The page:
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In Philadelphia's Fishtown, A Fierce Debate Over The Fate Of A Polish Church

For more than a century, the copper spires of St. Laurentius have stood tall over Philadelphia's Fishtown. But the city's oldest Polish church — founded in 1882 — could soon face the wrecking ball.

Former parishioners and other community activists are protesting the building's destruction, and their effort is gaining momentum. On a recent day, dozens of Philadelphia residents who spent their whole lives going to St. Laurentius donned white T-shirts with "Save St. Laurentius" written in bold red letters. Hoping to grab the attention of city officials, they boarded a yellow school bus and headed to City Hall.

"This is heartbreaking because of the community," says Kate Gaber, one of the protesters on the bus. "It's not just a church. It's a community, and friends and families that grew up together ... we don't have that anymore."

Disputes Over Money And Safety

Ever since the Archdiocese of Philadelphia closed St. Laurentius last year and told parishioners to attend the mostly Irish church just down the street, the question has been asked: What to do with the empty church from the 1880s?

Critics say the church is looking to make money. The archdiocese argues it's dilapidated and not worth saving.

"There's no financial gain to be had by the Archdiocese of Philadelphia as an entity if this church building were to be demolished," says archdiocese spokesman Ken Gavin.

He says the archdiocese is operating under a nearly $5 million annual deficit and can't afford to maintain the old property. Tearing the building down will be cheaper than repairing it.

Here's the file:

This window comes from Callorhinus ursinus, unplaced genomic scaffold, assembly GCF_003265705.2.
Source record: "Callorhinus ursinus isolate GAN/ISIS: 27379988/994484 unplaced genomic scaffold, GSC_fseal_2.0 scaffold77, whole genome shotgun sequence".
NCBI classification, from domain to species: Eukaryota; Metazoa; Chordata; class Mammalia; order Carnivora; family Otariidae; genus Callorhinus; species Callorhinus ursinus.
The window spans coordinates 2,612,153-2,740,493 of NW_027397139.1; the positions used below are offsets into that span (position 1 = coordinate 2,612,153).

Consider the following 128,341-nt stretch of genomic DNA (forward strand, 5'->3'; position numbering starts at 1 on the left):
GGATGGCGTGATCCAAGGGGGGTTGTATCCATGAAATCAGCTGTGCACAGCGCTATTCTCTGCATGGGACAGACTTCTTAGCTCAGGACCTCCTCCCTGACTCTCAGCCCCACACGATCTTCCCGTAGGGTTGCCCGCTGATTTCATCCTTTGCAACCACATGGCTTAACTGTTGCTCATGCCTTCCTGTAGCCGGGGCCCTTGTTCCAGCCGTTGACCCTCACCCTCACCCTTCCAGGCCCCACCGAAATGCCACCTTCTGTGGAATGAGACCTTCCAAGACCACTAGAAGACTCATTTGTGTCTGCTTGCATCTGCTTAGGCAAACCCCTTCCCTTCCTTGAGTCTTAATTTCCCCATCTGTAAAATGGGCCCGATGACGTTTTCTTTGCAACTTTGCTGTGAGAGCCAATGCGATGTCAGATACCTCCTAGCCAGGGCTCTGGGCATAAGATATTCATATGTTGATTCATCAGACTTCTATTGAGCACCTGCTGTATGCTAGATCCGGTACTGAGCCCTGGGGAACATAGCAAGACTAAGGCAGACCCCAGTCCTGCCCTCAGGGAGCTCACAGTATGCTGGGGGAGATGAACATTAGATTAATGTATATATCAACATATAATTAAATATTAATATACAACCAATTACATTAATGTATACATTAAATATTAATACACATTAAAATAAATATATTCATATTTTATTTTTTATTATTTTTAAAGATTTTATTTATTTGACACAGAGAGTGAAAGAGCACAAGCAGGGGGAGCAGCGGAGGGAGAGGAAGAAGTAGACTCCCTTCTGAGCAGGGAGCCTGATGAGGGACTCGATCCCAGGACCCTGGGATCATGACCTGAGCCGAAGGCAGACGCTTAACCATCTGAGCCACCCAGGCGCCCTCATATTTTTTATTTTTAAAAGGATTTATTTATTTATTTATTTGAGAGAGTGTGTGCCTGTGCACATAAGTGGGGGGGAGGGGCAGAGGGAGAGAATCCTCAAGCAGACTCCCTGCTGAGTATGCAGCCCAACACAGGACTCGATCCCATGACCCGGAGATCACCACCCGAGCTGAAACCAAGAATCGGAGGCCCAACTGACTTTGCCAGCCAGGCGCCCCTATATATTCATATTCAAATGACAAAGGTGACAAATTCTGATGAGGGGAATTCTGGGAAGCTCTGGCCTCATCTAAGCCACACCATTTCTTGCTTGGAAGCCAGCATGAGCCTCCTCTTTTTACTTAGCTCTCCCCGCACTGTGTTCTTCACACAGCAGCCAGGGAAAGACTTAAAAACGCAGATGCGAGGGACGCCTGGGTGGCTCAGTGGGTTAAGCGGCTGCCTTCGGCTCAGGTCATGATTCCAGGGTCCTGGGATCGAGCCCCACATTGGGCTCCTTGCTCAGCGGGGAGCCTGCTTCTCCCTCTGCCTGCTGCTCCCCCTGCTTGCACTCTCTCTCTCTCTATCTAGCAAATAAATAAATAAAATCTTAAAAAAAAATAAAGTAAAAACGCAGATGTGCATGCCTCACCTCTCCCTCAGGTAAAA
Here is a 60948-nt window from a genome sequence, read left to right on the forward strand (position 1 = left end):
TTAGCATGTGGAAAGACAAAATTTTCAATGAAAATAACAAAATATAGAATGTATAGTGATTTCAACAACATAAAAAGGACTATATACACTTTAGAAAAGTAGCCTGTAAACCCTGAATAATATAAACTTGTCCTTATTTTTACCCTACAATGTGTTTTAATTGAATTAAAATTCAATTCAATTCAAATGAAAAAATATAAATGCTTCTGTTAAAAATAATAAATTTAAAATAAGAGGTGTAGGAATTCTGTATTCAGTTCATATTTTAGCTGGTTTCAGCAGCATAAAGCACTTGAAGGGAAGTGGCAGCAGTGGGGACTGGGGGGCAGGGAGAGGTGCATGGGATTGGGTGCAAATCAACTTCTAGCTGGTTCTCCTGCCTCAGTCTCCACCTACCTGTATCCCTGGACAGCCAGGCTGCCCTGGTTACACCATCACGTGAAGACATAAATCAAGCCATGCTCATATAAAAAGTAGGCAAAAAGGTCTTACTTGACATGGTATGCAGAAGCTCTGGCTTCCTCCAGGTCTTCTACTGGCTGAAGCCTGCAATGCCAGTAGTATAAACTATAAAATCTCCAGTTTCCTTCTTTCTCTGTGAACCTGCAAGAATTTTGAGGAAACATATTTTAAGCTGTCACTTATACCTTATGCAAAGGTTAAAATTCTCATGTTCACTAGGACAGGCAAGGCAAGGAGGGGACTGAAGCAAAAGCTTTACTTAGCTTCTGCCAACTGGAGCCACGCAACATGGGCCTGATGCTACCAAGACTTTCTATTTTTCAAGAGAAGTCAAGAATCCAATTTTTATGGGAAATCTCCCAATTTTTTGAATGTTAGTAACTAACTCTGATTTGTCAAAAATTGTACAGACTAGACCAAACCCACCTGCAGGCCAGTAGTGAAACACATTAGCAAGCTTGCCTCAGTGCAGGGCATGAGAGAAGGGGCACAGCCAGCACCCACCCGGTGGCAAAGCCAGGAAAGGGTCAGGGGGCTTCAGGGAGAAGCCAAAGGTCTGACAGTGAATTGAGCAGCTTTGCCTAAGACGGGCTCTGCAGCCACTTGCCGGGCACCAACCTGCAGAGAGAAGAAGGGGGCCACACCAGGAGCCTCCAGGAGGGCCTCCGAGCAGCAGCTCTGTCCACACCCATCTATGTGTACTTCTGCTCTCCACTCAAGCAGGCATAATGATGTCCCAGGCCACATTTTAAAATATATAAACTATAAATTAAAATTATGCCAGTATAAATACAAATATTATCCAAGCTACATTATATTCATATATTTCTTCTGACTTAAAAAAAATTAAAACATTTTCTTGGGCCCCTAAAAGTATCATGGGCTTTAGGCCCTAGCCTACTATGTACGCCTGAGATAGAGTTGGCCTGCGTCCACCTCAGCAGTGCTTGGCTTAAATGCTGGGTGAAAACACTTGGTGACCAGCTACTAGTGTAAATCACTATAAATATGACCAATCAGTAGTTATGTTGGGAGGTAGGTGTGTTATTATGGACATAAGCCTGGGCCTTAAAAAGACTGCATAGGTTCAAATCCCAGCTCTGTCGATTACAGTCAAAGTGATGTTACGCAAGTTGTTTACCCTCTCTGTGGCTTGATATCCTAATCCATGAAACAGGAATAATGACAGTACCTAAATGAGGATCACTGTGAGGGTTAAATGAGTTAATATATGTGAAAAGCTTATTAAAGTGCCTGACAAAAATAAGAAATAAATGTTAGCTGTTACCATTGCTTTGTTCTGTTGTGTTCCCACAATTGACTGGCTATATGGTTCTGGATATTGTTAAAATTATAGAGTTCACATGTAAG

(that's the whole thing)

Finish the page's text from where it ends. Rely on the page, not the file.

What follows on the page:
And there's another element, he says: "You got the health and safety issue with a building that may fall down without warning, or portions may fall down without warning, and then you have to figure out how the parish is going to be sustainable."

Church officials are now trying to sell the land, but the movement against redevelopment might halt the process.

New Arrivals, Longtime Parishioners Join Forces

The historically Polish Fishtown neighborhood has become one of the trendiest sections of Philadelphia. Most with Polish roots have relocated and many Polish businesses are long gone.

Retired Temple University anthropologist Judith Goode says to the parishioners, saving the church is no longer about preserving the Polish ethnic community.

"It's about retaining an older way of life when they were respected and where they didn't feel that their position in society was so tenuous," Goode says.

And some newcomers to Fishtown have found common cause with the former parishioners: resisting the Archdiocese.

"You got this immigrant community, and they built this beautiful church. The effort and the money that went into that is such a testament to what that community was and what it thought of itself," says William Ellerbe. He and his wife, both young attorneys, recently bought a home near the church and want it to stay out of respect to history.

"It still is such a beautiful building. You can't rebuild 133-year-old buildings," Ellerbe says.

A Showpiece And A Symbol

The building's soaring copper spires — green from decades in the elements — are some of the most visible symbols of Fishtown. The church is central to the city's Polish community, says Aaron Wunsch, architectural history professor at the University of Pennsylvania.

"This building was really built as a kind of showpiece, or a bulwark, announcing that they had come, and not only come but done well enough to build something like this," Wunsch says.

Over the past five years, church officials have closed nearly 50 parishes across the city.

Wunsch says the diocese won most of the battles over what to do with the vacated properties.

But community activists are hoping this time will be different.

"This is not a building without a group that wants to occupy it," Wunsch says. "This is a building with a group that passionately wants to re-occupy it."

The city's Historical Commission will decide on July 10 whether to protect it from demolition.

Supporters are still trying to find another use for the building. They've raised $500,000 in pledges, but they'd need seven times that to completely restore the church.

Copyright 2015 WHYY